Although iron chelators may also chelate other heavy metals in the body, supplementation of other heavy metals (such as zinc) is usually not required. However, checking zinc levels yearly may be indicated.
Guidelines for deferasirox therapy for patients with iron overload
Prerequisites and monitoring
Deferasirox should be started once the serum ferritin level is greater than 1000 ng/mL. This level of ferritin is typically achieved once the patient has had more than 10 transfusions (about a year of monthly transfusions).
An ophthalmic examination for vision and the presence of cataracts is needed before starting deferasirox and yearly during therapy.
An audiogram is necessary before the patient starts deferasirox and yearly (high-frequency hearing loss may appear on therapy).
Check lactate dehydrogenase and serum ferritin levels every 3 months and urinalysis every 6 months.
Monitor comprehensive metabolic panel (CMP), complete blood count (CBC), absolute neutrophil count (ANC), and platelet count before transfusion with differential and reticulocyte count monthly.
Check ferritin level monthly after 6 months of monthly blood transfusions until deferasirox is started (then every 3 months).
Check CBC and CMP every 2 weeks twice—when deferasirox is started and when the dose is changed.
Discontinue deferasirox if the ferritin level is less than 500 ng/mL twice (check ferritin level monthly at this time until it is >1000 ng/mL ×2) and MRI consistent with absent or low iron overload and restart once ferritin >1000 ng/mL.
Caution patient not to take deferasirox with aluminum antacids!
Discontinue deferasirox if the creatinine level increases to greater than 33% over baseline or if the level of alanine aminotransferase is greater than five times baseline. Inform the physician. Monitor CMP closely. Restart deferasirox only after discussion with physician.
Deferasirox should be taken 1 hour before/after food mixed with juice (preferably orange juice). Drop tablets in juice (3.5 ounces for <1 g and 7 ounces for >1 g) and drink once it is fully dissolved. After completely drinking the glass of juice, again add quarter glass of juice to the empty glass and shake well (to dissolve residual deferasirox) and drink the juice.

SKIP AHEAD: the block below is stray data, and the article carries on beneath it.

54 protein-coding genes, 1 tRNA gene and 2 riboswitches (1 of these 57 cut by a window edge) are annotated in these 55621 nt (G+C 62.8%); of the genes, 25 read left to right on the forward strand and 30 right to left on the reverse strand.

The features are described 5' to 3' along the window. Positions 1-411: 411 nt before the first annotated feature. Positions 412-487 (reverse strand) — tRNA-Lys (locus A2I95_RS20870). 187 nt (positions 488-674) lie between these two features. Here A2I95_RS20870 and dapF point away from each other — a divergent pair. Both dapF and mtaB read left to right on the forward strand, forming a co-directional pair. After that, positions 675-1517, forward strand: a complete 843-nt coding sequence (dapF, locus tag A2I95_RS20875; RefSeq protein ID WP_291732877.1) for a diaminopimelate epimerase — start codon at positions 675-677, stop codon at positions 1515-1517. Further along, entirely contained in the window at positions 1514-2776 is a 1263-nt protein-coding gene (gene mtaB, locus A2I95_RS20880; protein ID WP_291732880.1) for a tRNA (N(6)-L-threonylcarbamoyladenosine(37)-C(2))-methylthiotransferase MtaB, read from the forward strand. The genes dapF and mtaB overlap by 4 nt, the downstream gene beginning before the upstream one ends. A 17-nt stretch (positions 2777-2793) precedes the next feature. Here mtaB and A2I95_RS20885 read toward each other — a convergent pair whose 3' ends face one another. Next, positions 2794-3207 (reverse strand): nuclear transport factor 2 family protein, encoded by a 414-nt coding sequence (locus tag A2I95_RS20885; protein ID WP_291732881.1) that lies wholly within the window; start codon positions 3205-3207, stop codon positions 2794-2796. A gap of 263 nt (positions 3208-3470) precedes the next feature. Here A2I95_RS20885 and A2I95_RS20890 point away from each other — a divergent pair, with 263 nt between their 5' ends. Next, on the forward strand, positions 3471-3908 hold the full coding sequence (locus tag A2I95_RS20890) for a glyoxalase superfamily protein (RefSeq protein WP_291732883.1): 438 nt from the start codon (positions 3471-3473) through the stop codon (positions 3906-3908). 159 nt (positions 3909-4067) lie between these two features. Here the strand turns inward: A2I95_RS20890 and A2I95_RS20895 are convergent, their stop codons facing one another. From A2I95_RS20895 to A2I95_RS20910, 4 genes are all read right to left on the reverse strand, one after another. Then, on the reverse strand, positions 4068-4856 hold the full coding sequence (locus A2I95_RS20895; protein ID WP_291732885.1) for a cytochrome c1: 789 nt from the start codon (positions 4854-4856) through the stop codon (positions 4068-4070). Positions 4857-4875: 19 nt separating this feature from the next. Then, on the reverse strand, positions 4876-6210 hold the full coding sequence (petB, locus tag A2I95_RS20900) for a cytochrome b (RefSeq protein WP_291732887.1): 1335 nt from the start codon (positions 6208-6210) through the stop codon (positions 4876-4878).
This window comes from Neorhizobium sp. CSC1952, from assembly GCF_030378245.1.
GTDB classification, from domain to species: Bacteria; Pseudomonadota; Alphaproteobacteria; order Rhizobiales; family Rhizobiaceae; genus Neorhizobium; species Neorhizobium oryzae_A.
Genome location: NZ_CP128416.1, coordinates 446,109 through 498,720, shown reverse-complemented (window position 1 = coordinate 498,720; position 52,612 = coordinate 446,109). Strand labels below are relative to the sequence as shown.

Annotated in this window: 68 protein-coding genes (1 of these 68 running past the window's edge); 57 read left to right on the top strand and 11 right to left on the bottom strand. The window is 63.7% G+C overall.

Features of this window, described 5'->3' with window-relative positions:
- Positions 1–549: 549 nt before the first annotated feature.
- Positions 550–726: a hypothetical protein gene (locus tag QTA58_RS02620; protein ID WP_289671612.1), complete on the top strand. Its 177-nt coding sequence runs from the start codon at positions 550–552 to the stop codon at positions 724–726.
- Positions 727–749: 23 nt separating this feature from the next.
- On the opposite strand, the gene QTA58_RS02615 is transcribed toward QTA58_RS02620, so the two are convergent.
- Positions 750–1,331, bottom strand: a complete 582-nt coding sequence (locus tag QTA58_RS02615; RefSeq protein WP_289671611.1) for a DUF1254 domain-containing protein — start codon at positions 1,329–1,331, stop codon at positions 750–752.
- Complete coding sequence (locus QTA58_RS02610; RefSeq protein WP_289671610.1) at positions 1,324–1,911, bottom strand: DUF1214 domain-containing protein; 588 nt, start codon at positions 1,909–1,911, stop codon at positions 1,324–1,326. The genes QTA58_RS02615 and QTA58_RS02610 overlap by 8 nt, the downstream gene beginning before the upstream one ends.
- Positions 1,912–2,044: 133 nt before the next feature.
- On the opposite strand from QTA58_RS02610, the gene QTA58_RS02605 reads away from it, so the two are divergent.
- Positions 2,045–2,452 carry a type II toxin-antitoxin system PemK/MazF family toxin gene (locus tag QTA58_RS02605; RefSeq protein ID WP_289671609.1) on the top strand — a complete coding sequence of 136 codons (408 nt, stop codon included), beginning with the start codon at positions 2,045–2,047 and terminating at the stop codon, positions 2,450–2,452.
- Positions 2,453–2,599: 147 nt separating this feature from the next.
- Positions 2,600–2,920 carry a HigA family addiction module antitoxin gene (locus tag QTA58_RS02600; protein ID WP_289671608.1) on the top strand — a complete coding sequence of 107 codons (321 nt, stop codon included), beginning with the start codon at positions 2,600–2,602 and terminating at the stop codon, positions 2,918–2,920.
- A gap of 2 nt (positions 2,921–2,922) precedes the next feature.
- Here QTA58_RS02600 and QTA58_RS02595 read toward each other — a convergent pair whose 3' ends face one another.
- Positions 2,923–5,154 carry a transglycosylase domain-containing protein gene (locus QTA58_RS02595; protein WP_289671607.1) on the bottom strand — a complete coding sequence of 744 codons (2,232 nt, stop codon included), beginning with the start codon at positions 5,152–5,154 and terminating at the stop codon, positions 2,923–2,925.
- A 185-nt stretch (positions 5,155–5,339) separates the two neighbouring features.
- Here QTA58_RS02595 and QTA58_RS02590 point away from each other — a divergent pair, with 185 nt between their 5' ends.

Start deferasirox at 20 mg/kg once a day (averaged over 2 days) rounded up to the nearest 250 mg.
Increase deferasirox to 30 mg/kg if ferritin level is greater than 2000 ng/mL twice and/or if there is significant or worsening iron overload.
Consider an increase to 35 mg/kg and then to 40 mg/kg if ferritin concentration is persistently greater than 2000 ng/mL and/or significant or worsening iron overload is seen on a dose of 30 mg/kg.
Watch for toxicity by carefully following CBC with ANC, platelets, and CMP every month after starting deferasirox and every 2 weeks twice after changing deferasirox dose.
For severe and worsening liver/cardiac iron load (per MRI/liver biopsy/ferritin level) consider addition of (or changing to) nightly deferoxamine (if insurance permits), weekend admission (monthly with transfusion) for intravenous deferoxamine infusion, stopping transfusions and starting hydroxurea with phlebotomy (despite risk of stroke) after detailed discussion with patient and family.
Before starting/increasing deferasirox, consider repeating a ferritin deterination with CRP the following month if there is a concern that elevated ferritin concentration may be caused by inflammation (in the case of a sudden increase in ferritin level).
Note: These guidelines do not indicate an exclusive course of treatment or serve as a standard of care. Variations based on a physician’s best medical judgment may be appropriate in individual cases.
What are the adverse effects associated with each treatment option?